In a perfect world, this information would be presented in an interesting, easily accessible fashion with appropriate references, key timelines and fabulous photos. Images are really important in helping to define the essence of the villages, particularly as for many people most of the villages are merely signs or points along the Great Western Highway when the speed limit drops and you have to slow down, again. There would also be an index so I can locate whatever specific place I need to find at any given time.

When I came across a tweet from a local bookshop that they were holding copies of the newly released Hidden History of the Blue Mountains by Magda Cawthorne, I knew it was the book for me. Even sight unseen it promised to fill in some of the gaps in my knowledge about many of the villages, along with over 500 photos. It is all that I hoped for and more – check out the website to get a glimpse here.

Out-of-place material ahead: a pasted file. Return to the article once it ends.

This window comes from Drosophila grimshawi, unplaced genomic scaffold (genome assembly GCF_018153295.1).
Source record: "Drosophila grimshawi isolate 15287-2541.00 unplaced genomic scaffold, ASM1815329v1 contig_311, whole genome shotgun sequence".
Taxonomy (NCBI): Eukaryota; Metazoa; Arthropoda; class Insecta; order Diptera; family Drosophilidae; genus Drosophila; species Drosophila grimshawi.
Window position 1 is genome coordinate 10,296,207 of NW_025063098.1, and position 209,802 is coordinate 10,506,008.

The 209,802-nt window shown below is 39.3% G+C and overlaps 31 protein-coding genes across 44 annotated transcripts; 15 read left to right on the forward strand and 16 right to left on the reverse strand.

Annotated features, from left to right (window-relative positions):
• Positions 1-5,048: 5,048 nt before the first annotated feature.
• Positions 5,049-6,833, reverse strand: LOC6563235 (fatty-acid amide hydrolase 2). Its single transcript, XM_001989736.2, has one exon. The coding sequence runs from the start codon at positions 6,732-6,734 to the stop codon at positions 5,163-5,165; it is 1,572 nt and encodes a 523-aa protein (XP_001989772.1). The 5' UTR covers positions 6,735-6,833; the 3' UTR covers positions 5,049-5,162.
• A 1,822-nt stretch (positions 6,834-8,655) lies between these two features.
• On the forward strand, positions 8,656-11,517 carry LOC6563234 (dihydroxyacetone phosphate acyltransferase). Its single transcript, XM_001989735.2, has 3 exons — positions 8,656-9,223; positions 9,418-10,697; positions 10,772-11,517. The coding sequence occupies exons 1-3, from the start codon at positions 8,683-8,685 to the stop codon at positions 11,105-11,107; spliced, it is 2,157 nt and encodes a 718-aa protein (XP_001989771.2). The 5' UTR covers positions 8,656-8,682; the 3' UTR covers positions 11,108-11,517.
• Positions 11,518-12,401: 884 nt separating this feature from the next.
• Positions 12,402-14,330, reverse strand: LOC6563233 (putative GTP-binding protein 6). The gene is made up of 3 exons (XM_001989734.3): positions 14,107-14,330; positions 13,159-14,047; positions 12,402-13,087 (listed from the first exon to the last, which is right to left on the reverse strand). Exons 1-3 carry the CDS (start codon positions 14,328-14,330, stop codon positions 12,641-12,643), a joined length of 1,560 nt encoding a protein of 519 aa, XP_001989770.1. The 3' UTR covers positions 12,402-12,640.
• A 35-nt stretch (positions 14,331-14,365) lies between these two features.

The book provides an overview of how each village came about. For example, near Wentworth Falls there was another village called Brasfort which was incorporated into Wentworth Falls in 1895. I was aware that Wentworth Falls had been known previously as Weatherboard, but it was interesting to know how this name came about. The beautiful lake at Wentworth Falls was originally dammed to provide water for steam trains. There are many historical stories and snippets to pique interest as well, including the life and death of Mary James at Twenty Mile Hollow (Woodford), and the tragic fate of her eldest daughter whose body was found on the Victoria Pass. The ghost of Caroline Jones was said to haunt the area, and there is a poem by Henry Lawson called ‘The Ghost at the Second Bridge‘ about a spectral encounter.